Yesterday I learned that a committee headed by MLA Doug Donaldson had spoken out unanimously to reinstate funding to the arts and culture. I was elated, especially when I realized this committee consisted of MLAs from both the opposition and from the governing Liberals, the very party that appears to be behind the recent drastic cuts.
And then the second part of the story came through. Because the HST wasn’t part of the package, you were saying No to the whole thing.
This sounds a little like the diehard vegetarian who turns down a Thanksgiving invitation from her estranged family because she doesn’t eat turkey. Rather than saying yes and simply not taking a chunk of meat, she misses out on the mashed potatoes, the Brussels sprouts, the rest of the trimmings – even the pie. But even more so, by turning down the invitation, she misses the chance to regroup with people who are important to her.
The recent slashes to budgets have been downright mean, affecting sectors already running at bare-bones levels. More frighteningly, the cuts have looked like government-by-backroom-schemes rather than legislative decisions. Even the Feds, through comments by Heritage Minister James Moore, have questioned the economic sense of these massive reductions in funding.
Yet when the opportunity arises to join with fellow MLAs to speak out on this important issue, you seem to think it’s a good idea to just say No.
I’m sure I’m not the only one who wonders just how many of these cuts have been dreamed up – not by the Liberal Party as a whole – but by Campbell, his ego, and the members of his innermost circle.
I’m sure there must be many MLAs, Liberals included, who have been horrified by the cuts and are at a loss when it comes to defending the decisions to their constituents.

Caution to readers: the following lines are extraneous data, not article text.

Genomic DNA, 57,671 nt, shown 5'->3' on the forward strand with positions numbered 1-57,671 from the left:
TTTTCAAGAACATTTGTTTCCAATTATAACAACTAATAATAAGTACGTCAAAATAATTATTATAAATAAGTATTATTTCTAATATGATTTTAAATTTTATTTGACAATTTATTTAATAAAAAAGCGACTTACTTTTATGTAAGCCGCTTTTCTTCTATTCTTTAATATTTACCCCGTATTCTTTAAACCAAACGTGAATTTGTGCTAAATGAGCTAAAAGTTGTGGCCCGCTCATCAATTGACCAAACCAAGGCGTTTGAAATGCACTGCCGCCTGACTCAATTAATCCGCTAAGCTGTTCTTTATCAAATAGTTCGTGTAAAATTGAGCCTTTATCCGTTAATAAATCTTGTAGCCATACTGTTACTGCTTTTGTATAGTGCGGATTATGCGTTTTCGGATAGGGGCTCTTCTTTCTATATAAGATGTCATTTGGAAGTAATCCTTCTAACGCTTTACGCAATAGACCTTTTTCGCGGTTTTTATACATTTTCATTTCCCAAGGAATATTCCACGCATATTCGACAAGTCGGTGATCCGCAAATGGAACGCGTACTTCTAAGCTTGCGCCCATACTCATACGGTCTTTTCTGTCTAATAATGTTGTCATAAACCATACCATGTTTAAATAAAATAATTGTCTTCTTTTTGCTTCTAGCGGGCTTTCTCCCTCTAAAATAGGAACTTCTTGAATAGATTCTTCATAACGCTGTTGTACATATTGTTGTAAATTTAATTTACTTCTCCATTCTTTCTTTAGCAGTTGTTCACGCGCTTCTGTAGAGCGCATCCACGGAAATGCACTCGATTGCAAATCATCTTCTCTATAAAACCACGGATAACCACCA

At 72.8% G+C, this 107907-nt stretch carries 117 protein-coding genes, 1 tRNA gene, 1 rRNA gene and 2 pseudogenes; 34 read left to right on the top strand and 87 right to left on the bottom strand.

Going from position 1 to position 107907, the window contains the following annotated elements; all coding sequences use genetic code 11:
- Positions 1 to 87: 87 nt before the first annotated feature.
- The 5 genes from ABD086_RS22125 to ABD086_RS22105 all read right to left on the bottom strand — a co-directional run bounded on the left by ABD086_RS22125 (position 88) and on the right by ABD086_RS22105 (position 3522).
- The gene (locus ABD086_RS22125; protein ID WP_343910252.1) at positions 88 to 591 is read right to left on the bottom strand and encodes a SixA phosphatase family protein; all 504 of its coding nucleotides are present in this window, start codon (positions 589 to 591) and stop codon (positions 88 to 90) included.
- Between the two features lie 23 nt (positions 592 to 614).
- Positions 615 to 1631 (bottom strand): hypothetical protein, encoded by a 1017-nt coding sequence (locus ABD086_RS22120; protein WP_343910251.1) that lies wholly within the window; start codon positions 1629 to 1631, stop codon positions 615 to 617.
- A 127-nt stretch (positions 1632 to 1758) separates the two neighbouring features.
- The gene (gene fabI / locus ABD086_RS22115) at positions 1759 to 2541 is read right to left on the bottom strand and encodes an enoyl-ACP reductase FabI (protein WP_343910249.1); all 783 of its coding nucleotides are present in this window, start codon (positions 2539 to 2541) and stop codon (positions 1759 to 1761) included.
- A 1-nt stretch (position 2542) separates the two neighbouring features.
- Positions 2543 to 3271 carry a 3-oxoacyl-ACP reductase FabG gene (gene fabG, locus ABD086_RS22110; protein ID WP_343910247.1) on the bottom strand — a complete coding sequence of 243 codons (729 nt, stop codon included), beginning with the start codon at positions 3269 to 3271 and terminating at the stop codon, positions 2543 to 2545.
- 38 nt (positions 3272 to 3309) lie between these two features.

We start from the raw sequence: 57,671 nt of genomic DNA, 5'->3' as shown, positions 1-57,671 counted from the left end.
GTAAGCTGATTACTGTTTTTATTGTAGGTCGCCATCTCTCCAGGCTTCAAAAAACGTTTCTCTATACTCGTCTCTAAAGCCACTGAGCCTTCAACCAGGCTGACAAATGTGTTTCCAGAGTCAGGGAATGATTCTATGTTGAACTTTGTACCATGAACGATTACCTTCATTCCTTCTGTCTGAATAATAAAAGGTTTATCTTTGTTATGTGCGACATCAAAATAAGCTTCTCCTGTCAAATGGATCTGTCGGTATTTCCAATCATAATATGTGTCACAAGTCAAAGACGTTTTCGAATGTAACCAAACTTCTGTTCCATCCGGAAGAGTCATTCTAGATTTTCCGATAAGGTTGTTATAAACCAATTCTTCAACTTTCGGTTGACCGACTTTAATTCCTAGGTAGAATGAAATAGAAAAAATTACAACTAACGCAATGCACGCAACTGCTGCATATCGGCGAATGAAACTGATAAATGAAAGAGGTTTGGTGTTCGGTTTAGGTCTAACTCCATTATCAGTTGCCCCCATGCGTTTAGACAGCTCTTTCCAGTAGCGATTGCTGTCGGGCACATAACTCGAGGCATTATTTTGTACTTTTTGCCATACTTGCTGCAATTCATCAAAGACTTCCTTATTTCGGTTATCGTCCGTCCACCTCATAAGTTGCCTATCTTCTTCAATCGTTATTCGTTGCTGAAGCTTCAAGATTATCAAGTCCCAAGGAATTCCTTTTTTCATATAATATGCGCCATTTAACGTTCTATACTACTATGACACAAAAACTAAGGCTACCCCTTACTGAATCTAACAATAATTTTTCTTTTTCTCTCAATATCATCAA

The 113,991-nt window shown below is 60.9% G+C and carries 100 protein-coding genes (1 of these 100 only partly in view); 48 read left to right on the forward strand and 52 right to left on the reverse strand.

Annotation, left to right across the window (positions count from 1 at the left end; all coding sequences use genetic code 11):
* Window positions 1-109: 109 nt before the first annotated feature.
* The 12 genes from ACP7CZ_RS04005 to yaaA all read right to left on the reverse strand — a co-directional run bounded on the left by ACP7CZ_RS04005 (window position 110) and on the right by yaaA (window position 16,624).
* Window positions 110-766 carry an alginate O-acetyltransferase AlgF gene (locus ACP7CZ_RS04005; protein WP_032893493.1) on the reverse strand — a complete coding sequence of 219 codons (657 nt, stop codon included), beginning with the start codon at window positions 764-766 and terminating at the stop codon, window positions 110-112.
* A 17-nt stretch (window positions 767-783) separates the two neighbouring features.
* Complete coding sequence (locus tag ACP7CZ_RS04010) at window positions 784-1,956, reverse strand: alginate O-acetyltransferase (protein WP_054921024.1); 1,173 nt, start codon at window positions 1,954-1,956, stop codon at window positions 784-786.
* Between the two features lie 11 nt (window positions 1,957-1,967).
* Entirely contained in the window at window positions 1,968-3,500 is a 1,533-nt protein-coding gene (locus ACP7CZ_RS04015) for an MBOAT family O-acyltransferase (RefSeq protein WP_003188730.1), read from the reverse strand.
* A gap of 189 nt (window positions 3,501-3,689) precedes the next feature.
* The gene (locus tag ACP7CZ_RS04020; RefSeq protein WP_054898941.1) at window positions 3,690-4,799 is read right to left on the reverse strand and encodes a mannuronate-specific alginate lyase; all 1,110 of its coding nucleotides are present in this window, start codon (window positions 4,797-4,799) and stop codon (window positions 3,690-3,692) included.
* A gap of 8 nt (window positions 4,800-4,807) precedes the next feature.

So it was very exciting to learn that a group of MLAs – especially ones elected under the banner of Campbell’s party – were willing to speak out in such a way.
Only what did you do? Rather than rolling up your sleeves and saying Let’s pull together and clean up this mess, you jumped on your high-horse and said No. Sure, it might have meant holding your nose to work with those you’ve cast as your opponents, but then this mess is a lot like a backed-up plumbing problem. To clean it up, everybody’s going to have to hold their nose until it’s fixed.
I suspect the only way my message might register with you is to say that by taking this non-action, you’ve probably lost even more votes for your party.
But the real issue here isn’t about winning or losing votes. It’s about seeing that the people of British Columbia start getting government that represents all of us, that it isn’t just government by the rich and for the rich. It’s about seeing that the people of British Columbia can count on our MLAs to speak out on our behalf. even when it might require some nose-holding to achieve a common good.
How disappointing, Carole James. You’ve turned down an opportunity that might have led to real change.